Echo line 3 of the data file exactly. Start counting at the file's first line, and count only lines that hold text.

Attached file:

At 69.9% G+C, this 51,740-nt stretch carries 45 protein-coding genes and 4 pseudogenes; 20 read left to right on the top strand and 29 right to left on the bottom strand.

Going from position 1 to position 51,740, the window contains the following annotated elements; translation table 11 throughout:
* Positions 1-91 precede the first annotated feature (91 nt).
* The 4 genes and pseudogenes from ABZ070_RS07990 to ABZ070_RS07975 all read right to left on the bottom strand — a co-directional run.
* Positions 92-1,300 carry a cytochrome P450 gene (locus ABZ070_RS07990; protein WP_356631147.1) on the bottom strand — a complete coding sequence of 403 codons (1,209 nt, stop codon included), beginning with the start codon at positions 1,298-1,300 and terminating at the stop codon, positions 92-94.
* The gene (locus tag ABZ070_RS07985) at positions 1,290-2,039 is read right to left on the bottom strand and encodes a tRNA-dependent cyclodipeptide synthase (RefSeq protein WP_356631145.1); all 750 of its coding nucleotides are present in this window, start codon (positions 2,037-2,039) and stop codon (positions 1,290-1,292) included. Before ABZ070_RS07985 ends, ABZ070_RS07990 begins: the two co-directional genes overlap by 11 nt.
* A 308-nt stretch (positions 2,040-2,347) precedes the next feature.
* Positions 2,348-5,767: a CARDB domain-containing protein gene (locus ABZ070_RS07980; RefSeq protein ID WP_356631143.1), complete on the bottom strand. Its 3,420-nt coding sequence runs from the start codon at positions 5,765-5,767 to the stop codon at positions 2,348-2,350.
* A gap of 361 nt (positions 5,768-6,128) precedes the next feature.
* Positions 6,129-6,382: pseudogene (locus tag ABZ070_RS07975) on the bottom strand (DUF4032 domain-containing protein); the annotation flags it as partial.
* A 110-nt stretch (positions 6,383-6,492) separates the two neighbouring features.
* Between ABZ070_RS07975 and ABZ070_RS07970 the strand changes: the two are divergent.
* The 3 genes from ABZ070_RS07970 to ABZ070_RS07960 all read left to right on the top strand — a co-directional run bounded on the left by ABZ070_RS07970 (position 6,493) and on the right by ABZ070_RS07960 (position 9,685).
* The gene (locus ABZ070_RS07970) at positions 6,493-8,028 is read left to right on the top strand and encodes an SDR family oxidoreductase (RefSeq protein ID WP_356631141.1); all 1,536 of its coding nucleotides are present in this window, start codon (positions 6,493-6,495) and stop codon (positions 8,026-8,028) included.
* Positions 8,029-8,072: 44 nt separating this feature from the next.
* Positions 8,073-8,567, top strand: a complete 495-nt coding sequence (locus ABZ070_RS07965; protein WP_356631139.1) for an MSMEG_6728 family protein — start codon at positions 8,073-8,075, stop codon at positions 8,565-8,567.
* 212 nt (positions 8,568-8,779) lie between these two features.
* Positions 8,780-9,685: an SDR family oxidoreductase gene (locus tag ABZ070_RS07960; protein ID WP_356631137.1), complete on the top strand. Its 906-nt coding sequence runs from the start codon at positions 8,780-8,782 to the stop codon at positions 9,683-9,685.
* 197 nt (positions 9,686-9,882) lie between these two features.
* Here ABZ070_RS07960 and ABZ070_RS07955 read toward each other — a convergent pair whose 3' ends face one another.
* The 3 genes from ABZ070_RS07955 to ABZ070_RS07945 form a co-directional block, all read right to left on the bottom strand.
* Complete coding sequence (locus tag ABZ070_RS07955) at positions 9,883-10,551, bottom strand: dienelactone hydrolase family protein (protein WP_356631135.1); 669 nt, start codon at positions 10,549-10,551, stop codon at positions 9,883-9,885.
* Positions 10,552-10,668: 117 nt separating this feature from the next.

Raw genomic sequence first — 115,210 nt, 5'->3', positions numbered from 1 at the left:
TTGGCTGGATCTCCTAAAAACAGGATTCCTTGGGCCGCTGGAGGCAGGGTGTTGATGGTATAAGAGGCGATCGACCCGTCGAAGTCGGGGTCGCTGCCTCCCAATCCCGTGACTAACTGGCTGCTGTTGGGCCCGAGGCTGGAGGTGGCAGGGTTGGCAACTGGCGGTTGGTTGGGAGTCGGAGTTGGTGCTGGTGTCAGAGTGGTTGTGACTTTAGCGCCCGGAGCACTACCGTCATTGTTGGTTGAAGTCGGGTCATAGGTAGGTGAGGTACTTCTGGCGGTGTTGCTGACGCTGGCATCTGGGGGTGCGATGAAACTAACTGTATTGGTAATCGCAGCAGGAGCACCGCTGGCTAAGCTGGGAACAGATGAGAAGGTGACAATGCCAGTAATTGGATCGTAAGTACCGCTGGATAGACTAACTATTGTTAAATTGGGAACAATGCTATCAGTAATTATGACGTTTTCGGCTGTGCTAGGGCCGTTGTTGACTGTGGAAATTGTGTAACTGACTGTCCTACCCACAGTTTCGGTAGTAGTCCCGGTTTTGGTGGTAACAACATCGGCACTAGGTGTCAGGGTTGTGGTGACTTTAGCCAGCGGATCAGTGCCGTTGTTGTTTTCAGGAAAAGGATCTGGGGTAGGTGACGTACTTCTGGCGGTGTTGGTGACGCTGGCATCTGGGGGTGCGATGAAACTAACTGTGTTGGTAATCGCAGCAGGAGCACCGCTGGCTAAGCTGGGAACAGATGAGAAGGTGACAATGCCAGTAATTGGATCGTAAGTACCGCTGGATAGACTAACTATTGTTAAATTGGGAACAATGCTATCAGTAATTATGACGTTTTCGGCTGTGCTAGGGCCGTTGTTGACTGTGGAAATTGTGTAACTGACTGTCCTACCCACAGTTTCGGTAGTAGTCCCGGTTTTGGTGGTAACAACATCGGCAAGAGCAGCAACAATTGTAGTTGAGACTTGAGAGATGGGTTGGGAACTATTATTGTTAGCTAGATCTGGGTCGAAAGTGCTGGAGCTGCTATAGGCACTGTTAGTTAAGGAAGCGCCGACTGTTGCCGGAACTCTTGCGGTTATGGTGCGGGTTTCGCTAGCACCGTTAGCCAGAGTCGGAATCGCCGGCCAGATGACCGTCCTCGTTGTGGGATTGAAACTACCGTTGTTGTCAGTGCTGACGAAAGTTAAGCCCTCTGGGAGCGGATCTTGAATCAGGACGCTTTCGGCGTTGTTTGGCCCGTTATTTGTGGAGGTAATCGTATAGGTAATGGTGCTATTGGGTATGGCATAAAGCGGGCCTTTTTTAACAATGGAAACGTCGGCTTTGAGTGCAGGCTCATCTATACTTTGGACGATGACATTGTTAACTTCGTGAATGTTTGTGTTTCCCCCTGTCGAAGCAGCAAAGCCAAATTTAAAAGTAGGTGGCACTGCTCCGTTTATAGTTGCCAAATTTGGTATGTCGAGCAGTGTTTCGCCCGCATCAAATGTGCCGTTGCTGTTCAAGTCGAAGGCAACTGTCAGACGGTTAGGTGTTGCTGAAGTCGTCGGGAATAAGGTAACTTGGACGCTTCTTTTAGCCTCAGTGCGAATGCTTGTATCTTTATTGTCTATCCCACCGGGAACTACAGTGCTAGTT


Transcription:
* Positions 1-91 precede the first annotated feature (91 nt).